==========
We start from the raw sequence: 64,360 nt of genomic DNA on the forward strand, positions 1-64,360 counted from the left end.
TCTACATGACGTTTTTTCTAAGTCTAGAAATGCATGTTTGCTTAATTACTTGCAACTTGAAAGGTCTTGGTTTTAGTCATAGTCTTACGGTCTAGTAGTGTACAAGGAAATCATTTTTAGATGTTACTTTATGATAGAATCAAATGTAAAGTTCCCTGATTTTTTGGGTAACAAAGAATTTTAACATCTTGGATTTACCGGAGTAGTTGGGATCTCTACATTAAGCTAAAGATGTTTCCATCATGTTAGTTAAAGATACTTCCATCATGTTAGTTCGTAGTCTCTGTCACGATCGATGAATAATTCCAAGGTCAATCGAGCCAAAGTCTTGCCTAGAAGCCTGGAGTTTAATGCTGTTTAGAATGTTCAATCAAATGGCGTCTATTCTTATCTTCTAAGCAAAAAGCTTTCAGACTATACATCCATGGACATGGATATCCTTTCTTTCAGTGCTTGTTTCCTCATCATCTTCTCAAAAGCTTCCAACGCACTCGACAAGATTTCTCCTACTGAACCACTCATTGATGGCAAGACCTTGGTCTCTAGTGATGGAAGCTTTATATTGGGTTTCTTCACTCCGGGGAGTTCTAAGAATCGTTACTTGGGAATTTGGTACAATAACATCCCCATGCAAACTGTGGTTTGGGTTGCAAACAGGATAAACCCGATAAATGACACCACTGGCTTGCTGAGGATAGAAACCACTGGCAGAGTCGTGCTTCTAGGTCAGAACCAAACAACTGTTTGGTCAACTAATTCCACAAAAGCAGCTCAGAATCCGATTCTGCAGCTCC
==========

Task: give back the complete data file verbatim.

We start from the raw sequence: 64,360 nt of genomic DNA on the forward strand, positions 1-64,360 counted from the left end.
TCTACATGACGTTTTTTCTAAGTCTAGAAATGCATGTTTGCTTAATTACTTGCAACTTGAAAGGTCTTGGTTTTAGTCATAGTCTTACGGTCTAGTAGTGTACAAGGAAATCATTTTTAGATGTTACTTTATGATAGAATCAAATGTAAAGTTCCCTGATTTTTTGGGTAACAAAGAATTTTAACATCTTGGATTTACCGGAGTAGTTGGGATCTCTACATTAAGCTAAAGATGTTTCCATCATGTTAGTTAAAGATACTTCCATCATGTTAGTTCGTAGTCTCTGTCACGATCGATGAATAATTCCAAGGTCAATCGAGCCAAAGTCTTGCCTAGAAGCCTGGAGTTTAATGCTGTTTAGAATGTTCAATCAAATGGCGTCTATTCTTATCTTCTAAGCAAAAAGCTTTCAGACTATACATCCATGGACATGGATATCCTTTCTTTCAGTGCTTGTTTCCTCATCATCTTCTCAAAAGCTTCCAACGCACTCGACAAGATTTCTCCTACTGAACCACTCATTGATGGCAAGACCTTGGTCTCTAGTGATGGAAGCTTTATATTGGGTTTCTTCACTCCGGGGAGTTCTAAGAATCGTTACTTGGGAATTTGGTACAATAACATCCCCATGCAAACTGTGGTTTGGGTTGCAAACAGGATAAACCCGATAAATGACACCACTGGCTTGCTGAGGATAGAAACCACTGGCAGAGTCGTGCTTCTAGGTCAGAACCAAACAACTGTTTGGTCAACTAATTCCACAAAAGCAGCTCAGAATCCGATTCTGCAGCTCC